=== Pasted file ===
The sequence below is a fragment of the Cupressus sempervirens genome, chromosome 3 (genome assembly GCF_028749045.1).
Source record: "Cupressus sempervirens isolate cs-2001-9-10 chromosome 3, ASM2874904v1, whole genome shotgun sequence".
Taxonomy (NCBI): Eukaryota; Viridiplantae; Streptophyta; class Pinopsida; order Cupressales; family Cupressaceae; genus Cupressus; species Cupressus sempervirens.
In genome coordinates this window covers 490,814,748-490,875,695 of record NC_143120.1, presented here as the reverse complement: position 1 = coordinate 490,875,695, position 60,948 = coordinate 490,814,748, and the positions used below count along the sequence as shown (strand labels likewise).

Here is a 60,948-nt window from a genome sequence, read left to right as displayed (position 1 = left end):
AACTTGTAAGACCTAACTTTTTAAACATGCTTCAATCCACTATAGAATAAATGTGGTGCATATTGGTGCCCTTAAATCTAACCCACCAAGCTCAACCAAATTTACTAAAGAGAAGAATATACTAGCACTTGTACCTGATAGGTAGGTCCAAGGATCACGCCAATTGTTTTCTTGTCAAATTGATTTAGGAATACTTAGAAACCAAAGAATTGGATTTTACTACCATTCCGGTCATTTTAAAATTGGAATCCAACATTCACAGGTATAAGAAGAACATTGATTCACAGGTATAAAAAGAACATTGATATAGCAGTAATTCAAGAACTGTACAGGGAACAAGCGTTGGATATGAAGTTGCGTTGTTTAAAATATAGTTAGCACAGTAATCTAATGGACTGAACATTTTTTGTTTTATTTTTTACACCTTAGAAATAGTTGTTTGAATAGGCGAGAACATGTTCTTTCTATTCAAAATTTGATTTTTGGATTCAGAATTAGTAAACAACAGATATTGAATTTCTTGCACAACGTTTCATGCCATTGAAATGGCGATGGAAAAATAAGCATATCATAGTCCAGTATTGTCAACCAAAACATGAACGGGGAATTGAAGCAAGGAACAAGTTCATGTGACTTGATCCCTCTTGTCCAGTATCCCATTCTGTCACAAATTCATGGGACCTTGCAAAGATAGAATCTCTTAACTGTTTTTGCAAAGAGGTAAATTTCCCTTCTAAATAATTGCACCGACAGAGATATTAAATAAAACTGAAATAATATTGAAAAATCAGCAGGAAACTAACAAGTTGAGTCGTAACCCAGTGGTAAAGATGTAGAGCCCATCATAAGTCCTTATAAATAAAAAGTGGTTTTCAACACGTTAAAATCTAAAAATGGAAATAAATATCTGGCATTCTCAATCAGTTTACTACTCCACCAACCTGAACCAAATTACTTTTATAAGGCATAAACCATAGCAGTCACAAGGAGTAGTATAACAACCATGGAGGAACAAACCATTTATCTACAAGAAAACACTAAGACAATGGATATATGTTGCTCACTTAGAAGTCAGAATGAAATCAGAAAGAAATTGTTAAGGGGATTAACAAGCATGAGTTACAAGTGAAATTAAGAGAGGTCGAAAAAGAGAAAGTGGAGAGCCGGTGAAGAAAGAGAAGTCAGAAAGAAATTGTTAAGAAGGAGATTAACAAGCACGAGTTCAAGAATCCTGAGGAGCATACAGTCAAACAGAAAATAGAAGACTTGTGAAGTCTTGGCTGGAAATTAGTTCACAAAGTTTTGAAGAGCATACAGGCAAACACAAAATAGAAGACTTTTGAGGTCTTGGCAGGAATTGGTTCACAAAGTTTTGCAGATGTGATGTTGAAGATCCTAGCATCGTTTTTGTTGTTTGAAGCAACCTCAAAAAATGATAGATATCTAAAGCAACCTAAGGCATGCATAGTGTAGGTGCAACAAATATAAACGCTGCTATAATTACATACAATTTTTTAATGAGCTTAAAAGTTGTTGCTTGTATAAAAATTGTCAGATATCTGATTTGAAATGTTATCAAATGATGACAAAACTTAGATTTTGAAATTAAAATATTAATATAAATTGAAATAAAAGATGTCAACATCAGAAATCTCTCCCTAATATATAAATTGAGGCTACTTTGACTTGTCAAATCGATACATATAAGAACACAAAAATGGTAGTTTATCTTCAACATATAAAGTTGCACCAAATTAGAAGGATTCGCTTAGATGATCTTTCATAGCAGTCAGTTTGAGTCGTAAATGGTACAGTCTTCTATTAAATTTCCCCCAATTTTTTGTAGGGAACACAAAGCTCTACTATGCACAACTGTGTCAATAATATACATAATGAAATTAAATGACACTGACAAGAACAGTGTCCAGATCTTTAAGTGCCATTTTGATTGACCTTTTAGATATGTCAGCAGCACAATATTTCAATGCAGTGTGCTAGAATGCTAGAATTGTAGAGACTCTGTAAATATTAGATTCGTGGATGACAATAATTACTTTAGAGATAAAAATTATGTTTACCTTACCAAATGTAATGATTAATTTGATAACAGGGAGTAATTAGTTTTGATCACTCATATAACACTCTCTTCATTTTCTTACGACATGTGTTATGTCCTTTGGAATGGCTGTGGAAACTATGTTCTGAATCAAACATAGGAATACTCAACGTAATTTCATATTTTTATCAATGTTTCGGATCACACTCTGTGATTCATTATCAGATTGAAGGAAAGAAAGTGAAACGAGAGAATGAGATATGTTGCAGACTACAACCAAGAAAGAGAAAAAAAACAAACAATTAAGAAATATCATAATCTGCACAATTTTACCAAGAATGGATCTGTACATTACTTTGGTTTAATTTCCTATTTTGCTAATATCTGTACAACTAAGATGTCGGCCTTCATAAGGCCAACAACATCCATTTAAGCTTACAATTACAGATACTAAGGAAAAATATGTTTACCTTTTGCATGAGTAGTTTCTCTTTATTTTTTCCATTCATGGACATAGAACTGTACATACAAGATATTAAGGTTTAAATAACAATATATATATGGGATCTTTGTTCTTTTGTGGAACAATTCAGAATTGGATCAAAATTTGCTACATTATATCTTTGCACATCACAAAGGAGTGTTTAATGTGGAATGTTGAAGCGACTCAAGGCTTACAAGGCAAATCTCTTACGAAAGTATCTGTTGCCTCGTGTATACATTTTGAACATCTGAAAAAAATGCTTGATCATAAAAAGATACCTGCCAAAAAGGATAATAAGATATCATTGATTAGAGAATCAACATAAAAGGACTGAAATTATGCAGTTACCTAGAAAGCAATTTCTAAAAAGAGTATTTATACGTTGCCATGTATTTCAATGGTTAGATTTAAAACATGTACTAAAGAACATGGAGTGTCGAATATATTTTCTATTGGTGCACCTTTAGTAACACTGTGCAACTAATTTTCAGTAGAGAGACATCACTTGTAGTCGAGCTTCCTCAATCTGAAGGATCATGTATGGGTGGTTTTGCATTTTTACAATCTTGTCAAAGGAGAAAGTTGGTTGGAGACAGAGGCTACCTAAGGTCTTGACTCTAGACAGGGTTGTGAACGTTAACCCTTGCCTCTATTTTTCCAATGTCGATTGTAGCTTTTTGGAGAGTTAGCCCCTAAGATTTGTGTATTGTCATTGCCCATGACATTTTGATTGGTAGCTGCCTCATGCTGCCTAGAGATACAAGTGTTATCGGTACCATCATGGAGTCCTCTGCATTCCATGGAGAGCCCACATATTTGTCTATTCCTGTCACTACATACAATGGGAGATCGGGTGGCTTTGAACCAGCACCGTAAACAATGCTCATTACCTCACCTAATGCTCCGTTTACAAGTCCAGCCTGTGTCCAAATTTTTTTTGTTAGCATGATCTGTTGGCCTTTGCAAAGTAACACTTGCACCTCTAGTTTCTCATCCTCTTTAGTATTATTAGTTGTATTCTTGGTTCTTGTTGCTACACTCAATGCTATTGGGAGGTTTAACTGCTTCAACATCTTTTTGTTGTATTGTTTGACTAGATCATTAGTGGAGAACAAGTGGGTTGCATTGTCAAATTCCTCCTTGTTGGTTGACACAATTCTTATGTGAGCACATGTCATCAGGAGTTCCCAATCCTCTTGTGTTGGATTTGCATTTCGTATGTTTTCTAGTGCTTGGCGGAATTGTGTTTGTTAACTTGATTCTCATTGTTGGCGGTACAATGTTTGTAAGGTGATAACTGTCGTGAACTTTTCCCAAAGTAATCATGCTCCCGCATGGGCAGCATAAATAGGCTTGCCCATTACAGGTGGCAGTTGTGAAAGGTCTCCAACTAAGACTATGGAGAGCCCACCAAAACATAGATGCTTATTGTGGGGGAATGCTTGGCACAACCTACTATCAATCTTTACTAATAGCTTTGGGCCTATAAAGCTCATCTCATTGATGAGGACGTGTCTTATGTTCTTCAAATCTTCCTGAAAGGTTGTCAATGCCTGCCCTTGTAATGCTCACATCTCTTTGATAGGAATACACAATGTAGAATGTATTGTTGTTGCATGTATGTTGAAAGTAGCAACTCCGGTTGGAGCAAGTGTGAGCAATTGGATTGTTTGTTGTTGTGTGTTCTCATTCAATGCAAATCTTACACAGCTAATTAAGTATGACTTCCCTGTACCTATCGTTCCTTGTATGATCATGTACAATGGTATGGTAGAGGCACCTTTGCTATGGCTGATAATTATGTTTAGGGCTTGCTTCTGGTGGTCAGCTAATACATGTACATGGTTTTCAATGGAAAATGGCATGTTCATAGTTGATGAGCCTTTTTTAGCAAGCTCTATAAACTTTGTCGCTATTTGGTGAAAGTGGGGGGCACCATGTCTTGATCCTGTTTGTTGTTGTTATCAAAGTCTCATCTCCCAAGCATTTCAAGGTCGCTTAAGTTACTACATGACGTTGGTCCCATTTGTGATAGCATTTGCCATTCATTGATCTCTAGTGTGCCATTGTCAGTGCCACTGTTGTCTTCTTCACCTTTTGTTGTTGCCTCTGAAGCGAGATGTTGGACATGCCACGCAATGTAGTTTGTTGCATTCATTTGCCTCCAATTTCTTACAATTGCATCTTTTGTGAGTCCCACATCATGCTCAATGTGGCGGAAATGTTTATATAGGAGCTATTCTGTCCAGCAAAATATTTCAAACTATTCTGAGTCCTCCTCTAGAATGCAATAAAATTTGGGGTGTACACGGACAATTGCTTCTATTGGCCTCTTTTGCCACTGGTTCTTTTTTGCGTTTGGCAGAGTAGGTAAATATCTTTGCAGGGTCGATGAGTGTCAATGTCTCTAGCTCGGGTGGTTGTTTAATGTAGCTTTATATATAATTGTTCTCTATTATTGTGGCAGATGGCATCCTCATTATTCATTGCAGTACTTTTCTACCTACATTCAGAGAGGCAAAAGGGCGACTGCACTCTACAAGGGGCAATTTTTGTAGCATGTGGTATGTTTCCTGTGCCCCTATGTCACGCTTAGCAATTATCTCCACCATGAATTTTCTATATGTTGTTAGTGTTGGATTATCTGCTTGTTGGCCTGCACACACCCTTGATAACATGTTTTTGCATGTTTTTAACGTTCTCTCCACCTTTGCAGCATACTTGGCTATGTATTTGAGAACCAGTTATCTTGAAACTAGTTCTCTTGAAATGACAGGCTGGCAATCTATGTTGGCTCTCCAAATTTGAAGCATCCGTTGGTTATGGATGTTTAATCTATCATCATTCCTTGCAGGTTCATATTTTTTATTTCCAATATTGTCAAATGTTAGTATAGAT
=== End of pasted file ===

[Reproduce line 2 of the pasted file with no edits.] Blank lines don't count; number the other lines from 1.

Source record: "Cupressus sempervirens isolate cs-2001-9-10 chromosome 3, ASM2874904v1, whole genome shotgun sequence".